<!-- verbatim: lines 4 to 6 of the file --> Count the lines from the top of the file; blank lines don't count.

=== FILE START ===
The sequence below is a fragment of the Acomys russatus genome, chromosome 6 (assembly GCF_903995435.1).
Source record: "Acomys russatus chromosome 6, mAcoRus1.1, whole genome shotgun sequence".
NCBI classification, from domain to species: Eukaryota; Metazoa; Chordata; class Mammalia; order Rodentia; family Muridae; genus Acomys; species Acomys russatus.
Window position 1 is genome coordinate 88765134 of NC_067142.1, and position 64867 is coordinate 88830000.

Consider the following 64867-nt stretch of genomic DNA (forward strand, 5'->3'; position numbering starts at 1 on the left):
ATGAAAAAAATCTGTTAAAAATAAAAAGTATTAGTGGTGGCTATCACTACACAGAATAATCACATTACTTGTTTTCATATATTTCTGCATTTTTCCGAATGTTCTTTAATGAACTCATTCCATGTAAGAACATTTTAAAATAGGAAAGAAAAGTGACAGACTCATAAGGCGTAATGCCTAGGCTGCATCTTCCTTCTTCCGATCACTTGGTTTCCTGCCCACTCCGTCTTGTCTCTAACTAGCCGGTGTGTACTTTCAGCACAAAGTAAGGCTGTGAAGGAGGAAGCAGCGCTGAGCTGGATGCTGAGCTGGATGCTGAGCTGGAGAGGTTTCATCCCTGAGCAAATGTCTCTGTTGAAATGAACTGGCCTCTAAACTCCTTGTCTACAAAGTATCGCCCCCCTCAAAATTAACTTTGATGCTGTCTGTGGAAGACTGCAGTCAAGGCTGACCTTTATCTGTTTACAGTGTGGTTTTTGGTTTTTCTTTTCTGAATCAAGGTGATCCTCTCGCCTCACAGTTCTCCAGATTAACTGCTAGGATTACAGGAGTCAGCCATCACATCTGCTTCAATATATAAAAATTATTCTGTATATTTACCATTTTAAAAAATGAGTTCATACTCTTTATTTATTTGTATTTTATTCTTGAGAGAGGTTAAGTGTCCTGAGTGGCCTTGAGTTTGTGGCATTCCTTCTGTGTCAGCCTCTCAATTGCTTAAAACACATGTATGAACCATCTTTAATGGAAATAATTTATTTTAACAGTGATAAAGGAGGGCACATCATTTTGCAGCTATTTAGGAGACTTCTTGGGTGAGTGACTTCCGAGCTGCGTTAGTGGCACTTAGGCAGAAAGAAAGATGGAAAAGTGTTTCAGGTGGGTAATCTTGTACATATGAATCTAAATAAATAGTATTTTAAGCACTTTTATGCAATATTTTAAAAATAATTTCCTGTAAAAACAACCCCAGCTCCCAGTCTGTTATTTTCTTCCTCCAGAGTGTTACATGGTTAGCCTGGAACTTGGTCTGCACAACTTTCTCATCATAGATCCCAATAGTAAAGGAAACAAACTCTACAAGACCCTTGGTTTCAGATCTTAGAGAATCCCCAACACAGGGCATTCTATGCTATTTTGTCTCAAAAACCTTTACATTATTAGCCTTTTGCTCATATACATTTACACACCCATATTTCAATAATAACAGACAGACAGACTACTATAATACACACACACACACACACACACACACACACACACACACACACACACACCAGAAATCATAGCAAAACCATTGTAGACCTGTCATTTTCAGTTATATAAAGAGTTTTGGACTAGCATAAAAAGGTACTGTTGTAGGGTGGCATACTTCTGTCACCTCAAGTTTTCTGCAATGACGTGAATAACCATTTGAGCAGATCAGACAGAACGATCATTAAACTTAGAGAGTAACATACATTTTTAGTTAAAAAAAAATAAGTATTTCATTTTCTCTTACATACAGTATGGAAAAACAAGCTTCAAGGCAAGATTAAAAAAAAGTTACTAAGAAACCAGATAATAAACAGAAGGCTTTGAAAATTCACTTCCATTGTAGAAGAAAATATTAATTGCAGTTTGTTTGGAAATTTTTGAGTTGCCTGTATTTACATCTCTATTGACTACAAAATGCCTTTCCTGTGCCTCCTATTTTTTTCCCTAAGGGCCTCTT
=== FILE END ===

Window position 1 is genome coordinate 88765134 of NC_067142.1, and position 64867 is coordinate 88830000.

Consider the following 64867-nt stretch of genomic DNA (forward strand, 5'->3'; position numbering starts at 1 on the left):
ATGAAAAAAATCTGTTAAAAATAAAAAGTATTAGTGGTGGCTATCACTACACAGAATAATCACATTACTTGTTTTCATATATTTCTGCATTTTTCCGAATGTTCTTTAATGAACTCATTCCATGTAAGAACATTTTAAAATAGGAAAGAAAAGTGACAGACTCATAAGGCGTAATGCCTAGGCTGCATCTTCCTTCTTCCGATCACTTGGTTTCCTGCCCACTCCGTCTTGTCTCTAACTAGCCGGTGTGTACTTTCAGCACAAAGTAAGGCTGTGAAGGAGGAAGCAGCGCTGAGCTGGATGCTGAGCTGGATGCTGAGCTGGAGAGGTTTCATCCCTGAGCAAATGTCTCTGTTGAAATGAACTGGCCTCTAAACTCCTTGTCTACAAAGTATCGCCCCCCTCAAAATTAACTTTGATGCTGTCTGTGGAAGACTGCAGTCAAGGCTGACCTTTATCTGTTTACAGTGTGGTTTTTGGTTTTTCTTTTCTGAATCAAGGTGATCCTCTCGCCTCACAGTTCTCCAGATTAACTGCTAGGATTACAGGAGTCAGCCATCACATCTGCTTCAATATATAAAAATTATTCTGTATATTTACCATTTTAAAAAATGAGTTCATACTCTTTATTTATTTGTATTTTATTCTTGAGAGAGGTTAAGTGTCCTGAGTGGCCTTGAGTTTGTGGCATTCCTTCTGTGTCAGCCTCTCAATTGCTTAAAACACATGTATGAACCATCTTTAATGGAAATAATTTATTTTAACAGTGATAAAGGAGGGCACATCATTTTGCAGCTATTTAGGAGACTTCTTGGGTGAGTGACTTCCGAGCTGCGTTAGTGGCACTTAGGCAGAAAGAAAGATGGAAAAGTGTTTCAGGTGGGTAATCTTGTACATATGAATCTAAATAAATAGTATTTTAAGCACTTTTATGCAATATTTTAAAAATAATTTCCTGTAAAAACAACCCCAGCTCCCAGTCTGTTATTTTCTTCCTCCAGAGTGTTACATGGTTAGCCTGGAACTTGGTCTGCACAACTTTCTCATCATAGATCCCAATAGTAAAGGAAACAAACTCTACAAGACCCTTGGTTTCAGATCTTAGAGAATCCCCAACACAGGGCATTCTATGCTATTTTGTCTCAAAAACCTTTACATTATTAGCCTTTTGCTCATATACATTTACACACCCATATTTCAATAATAACAGACAGACAGACTACTATAATACACACACACACACACACACACACACACACACACACACACACACACACCAGAAATCATAGCAAAACCATTGTAGACCTGTCATTTTCAGTTATATAAAGAGTTTTGGACTAGCATAAAAAGGTACTGTTGTAGGGTGGCATACTTCTGTCACCTCAAGTTTTCTGCAATGACGTGAATAACCATTTGAGCAGATCAGACAGAACGATCATTAAACTTAGAGAGTAACATACATTTTTAGTTAAAAAAAAATAAGTATTTCATTTTCTCTTACATACAGTATGGAAAAACAAGCTTCAAGGCAAGATTAAAAAAAAGTTACTAAGAAACCAGATAATAAACAGAAGGCTTTGAAAATTCACTTCCATTGTAGAAGAAAATATTAATTGCAGTTTGTTTGGAAATTTTTGAGTTGCCTGTATTTACATCTCTATTGACTACAAAATGCCTTTCCTGTGCCTCCTATTTTTTTCCCTAAGGGCCTCTT